ASIA’S CAR TROUBLE
The perfect market. That’s how the world’s carmakers viewed Asia until just a few months ago. Rising incomes, hundreds -t millions of potential buyers-the ingredients seemed in place for the biggest car buying binge in automotive history. The Japanese, Europeans, Americans, and Koreans a/l rushed to get in on the bonanza b fore it was too late
It’s time to rethink strategies. Both Ford and General Motors Corp. want to win a 10% share of Asia’s market in the next decade or so. Local production is a must.
THE CHALLENGE OF CHANGING MARKETS
Short-run business decisions are inherently different from future-oriented. long-run strategic plans. Short-run decillions are made with a fixed set of resources and must meet the demands of the current marketplace. There is no time of create demand or acquire a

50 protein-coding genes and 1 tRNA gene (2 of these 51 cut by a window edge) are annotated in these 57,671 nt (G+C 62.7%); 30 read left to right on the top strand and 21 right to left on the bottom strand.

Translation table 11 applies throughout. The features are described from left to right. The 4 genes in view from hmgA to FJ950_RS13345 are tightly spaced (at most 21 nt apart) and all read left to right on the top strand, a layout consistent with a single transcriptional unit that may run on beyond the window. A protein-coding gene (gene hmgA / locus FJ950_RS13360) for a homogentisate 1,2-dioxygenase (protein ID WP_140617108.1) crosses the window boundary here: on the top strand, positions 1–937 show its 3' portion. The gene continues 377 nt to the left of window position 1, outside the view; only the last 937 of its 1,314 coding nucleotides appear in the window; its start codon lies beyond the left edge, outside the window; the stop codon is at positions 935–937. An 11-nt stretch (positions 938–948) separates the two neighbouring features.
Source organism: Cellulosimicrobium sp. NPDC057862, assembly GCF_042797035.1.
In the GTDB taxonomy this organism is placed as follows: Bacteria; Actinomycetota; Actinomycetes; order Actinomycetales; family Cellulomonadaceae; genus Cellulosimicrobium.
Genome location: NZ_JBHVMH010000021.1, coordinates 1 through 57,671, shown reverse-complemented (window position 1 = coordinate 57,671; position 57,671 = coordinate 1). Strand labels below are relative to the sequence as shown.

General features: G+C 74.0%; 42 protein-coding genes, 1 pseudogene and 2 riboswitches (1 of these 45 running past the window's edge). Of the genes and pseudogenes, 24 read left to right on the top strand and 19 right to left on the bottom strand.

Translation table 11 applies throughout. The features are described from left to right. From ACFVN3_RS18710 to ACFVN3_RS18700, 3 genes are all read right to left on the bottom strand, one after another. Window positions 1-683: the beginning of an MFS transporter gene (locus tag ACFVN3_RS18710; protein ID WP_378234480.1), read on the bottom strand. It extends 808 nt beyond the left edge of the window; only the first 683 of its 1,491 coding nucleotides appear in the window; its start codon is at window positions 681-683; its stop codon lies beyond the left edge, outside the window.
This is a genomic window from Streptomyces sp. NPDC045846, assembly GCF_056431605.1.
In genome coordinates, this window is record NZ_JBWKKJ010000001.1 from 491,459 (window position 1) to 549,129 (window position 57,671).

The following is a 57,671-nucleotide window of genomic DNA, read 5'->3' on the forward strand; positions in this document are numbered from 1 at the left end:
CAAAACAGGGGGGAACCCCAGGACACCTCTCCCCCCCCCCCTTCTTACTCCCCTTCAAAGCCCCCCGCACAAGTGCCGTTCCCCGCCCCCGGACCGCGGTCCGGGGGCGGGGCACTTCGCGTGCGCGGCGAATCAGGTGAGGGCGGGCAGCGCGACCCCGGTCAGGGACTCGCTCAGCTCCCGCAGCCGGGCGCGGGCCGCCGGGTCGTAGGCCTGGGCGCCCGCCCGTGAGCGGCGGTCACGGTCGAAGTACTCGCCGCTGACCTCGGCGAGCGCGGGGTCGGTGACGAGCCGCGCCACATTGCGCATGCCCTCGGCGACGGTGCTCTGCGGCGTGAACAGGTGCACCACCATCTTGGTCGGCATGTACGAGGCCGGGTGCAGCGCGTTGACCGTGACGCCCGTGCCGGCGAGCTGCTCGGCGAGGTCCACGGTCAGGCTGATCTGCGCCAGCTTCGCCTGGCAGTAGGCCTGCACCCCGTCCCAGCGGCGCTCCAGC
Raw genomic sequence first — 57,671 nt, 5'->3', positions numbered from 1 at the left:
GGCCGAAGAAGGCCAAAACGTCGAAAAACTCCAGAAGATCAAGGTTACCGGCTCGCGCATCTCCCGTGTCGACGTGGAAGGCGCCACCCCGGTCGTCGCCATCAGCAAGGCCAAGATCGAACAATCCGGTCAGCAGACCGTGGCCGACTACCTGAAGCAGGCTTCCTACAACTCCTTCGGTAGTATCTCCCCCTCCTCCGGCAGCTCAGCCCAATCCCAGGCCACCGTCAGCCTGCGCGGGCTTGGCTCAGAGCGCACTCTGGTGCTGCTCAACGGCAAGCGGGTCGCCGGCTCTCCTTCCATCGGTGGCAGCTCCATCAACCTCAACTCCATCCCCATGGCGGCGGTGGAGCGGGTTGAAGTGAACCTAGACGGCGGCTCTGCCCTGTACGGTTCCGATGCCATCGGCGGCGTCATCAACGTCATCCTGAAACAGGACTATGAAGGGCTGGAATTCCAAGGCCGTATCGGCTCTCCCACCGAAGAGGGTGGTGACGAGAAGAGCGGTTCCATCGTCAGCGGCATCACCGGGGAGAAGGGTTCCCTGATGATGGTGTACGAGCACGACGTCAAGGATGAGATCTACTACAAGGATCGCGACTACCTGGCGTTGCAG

ignificantly different resource base. Organizations engage in long-run strategic planning and short-run decision making simultaneously. Automobile companies in Asia must decide on day-to-day operations in addition to planning how to capture market share over the next 10 years. Ford must meet the price cut of the Volkswagen Santana to remain competitive in the current market and simultaneously decide its future strategic direction in Asia.
This chapter is focused on short-run decisions sometimes referred to as incremental decision making. We focus on common concepts used for short-run decisions such as sunk costs. opportunity costs. out-of-pocket costs. and incremental costs and revenues. These concepts are illustrated in several universal business decision settings and are in- the end in a number of different types of decisions: special order decisions. product mix decisions. -nakc or buy decivions. and joint product decisions. We begin with a very simple lUt familiar decision setting to allow you to become familiar with the ideas and terminology.